Another problem is that we tend to read the blogs of people we agree with. This leads to reinforcing the idea that we must be right because so many agree with us. It's almost like the NY times reporter in 1968 that can't believe that Nixon won the election - no one she knew voted for him!

So, what do we do about the heresy and schism in the Church today? Should we continue to let those who won't continue in the Apostles' teaching or in the Apostles' fellowship set the agenda?

Phil Snyder

Bryan Owen said...


I'm enjoying your series on the Baptismal Covenant and am pleased to see focused attention given to the meaning and practical implications of the promises we make - and regularly renew - in it.

I'm a bit surprised that, in addition to mentioning Holy Scripture and Holy Tradition, your answer to the question, "how do we know what the Apostles taught and what is essential and what isn't" does not include the first part of the Baptismal Covenant: the Apostles' Creed. After all, that Creed has traditionally been understood to succinctly summarize the core of the apostles' teaching. But perhaps that, too, is included within what you mean by Holy Tradition.

I think that the order of the "Questions of Promise" is very important and intentionally so. It is very significant that the first vow is about promising to "continue in the apostles' teaching and fellowship, in the breaking of bread, and in the prayers." This promise forms a bridge between the first part of the Baptismal Covenant (the "Questions of Trust" in the Apostles' Creed) and the second part in the "Questions of Promise."

So in addition to the points that you make, my reading of the first "Question of Promise" is something like this: okay, we've all said we believe certain things about God and Jesus, so now we're going to solemnly promise that this is more than just saying something with our lips. We're actually going to DO something about what we said we believe. We're not only going to make the effort to learn what the apostles' teaching actually entails - we're going to act on it. And we're going to attend worship (in particular, receive the Eucharist) regularly. So showing up and being active participants in Church on Sunday mornings becomes one of the top priorities of our weekly calendar.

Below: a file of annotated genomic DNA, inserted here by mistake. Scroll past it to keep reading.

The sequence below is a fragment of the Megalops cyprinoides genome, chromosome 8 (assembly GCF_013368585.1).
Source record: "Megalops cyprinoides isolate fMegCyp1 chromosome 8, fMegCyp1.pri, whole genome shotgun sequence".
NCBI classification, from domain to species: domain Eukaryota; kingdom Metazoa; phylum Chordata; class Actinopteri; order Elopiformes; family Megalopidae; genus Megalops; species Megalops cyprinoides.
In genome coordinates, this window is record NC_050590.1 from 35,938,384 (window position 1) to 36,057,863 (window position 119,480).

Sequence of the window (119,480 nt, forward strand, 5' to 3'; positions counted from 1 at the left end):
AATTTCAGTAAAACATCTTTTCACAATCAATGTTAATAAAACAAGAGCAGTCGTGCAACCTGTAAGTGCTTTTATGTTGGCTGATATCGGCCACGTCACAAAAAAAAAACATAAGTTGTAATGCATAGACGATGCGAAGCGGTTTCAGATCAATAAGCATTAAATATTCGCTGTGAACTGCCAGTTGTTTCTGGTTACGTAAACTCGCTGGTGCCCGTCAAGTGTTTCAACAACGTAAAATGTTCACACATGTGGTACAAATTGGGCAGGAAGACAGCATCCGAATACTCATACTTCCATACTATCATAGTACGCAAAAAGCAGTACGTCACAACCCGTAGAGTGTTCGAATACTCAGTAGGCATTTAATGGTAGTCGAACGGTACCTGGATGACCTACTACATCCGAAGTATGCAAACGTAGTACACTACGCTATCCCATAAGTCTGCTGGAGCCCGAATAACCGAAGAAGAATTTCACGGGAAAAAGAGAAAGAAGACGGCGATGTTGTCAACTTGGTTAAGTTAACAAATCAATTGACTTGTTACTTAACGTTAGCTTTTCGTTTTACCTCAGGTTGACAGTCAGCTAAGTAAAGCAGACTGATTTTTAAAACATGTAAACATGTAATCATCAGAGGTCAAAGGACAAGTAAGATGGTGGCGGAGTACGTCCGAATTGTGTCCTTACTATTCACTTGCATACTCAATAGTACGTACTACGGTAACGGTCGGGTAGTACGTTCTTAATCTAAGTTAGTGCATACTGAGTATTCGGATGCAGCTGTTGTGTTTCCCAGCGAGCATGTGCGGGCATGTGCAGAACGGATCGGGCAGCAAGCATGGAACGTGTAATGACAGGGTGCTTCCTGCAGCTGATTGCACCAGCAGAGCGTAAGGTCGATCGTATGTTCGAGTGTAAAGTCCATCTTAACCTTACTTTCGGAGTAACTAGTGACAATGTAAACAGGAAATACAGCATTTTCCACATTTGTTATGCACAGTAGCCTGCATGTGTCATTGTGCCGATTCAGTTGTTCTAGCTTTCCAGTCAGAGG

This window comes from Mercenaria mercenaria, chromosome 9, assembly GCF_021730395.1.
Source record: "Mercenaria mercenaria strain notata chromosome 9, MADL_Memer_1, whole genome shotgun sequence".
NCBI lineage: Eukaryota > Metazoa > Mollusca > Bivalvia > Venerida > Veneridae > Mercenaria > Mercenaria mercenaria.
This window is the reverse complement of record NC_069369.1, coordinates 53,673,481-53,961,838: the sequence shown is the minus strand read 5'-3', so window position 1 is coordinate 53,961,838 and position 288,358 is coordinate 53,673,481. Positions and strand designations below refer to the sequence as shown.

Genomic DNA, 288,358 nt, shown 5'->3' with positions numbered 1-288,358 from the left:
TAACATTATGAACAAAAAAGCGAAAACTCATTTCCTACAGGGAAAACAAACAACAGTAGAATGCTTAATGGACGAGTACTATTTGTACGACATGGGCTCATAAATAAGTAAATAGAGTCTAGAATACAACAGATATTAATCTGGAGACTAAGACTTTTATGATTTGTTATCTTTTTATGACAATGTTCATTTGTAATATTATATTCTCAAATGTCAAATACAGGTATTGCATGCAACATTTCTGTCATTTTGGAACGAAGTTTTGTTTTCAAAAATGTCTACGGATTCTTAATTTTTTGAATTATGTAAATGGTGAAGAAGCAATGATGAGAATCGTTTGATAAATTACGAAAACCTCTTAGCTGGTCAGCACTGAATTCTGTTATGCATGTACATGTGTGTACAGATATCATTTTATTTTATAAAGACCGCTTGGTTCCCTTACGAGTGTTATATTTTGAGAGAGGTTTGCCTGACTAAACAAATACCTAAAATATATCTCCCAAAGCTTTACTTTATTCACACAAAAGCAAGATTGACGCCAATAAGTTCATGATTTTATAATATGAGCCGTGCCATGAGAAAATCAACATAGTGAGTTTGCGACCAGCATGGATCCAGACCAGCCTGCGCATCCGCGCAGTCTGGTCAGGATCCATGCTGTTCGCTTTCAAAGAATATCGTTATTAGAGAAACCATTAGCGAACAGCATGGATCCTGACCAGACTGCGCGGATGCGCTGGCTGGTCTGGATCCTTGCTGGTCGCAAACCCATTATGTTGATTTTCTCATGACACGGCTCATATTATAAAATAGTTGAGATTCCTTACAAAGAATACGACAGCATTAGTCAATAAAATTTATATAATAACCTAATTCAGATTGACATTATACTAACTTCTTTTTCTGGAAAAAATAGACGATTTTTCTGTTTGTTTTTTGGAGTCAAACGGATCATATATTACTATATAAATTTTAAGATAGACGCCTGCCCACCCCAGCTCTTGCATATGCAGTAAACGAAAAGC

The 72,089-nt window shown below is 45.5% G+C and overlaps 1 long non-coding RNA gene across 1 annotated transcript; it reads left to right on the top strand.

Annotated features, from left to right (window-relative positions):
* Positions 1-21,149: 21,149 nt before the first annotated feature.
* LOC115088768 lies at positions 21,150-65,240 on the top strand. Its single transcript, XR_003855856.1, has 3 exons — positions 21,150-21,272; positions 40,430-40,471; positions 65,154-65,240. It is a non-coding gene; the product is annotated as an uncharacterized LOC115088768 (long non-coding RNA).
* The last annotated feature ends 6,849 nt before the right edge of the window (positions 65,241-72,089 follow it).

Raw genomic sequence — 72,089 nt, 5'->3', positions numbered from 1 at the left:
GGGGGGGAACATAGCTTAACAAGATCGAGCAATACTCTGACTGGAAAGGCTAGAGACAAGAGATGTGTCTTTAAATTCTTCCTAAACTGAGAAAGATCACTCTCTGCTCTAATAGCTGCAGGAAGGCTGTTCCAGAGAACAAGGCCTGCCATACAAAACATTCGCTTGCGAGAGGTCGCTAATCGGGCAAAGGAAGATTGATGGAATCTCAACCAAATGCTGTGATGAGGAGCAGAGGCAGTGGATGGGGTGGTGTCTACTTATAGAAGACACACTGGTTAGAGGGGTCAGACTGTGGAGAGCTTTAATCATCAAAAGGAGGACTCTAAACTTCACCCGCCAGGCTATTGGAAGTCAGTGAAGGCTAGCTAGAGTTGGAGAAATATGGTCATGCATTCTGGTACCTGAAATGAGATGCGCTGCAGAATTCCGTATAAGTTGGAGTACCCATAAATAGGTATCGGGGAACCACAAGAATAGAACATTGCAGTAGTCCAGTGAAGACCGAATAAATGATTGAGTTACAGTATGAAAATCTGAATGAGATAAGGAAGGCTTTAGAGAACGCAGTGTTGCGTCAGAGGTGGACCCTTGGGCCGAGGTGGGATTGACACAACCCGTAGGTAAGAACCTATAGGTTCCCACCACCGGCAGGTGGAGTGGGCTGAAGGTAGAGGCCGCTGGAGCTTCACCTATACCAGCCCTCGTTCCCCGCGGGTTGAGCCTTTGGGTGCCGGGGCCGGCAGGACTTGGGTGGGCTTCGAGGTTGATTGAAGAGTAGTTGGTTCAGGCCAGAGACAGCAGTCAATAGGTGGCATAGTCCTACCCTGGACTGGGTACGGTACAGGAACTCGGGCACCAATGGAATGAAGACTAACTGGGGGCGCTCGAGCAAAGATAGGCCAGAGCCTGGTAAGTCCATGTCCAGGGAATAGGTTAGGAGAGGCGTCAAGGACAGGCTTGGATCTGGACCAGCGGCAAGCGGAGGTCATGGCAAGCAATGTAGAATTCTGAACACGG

Given the rampant individualism and busyness of our society, this is some pretty counter-cultural stuff!


plsdeacon said...

Hi Bryan,

I'm sorry its been so long to reply to this. I think that we need Holy Scripture and Holy Tradition because the Apostles' Creed is only the "core" of the Apostles' teaching. There is nothing in any of the creeds about any sin, just about what we trust to be true about God. So, would you be willing to maintain table fellowship with a priest who taught that adultery was good and should be blessed? If not, why not? After all, the Apostles' creed does not discuss adultery.

As you say, continuing in the Apostles' teaching entails learning what the Apostles' teaching entails. This is more than reading Holy Scripture. It entails learning what the Church has said about Holy Scripture. It entails putting that pistis into practice. True orthodoxy results in orthopraxis and orthopraxis will re-inforce our orthodoxy.

Phil Snyder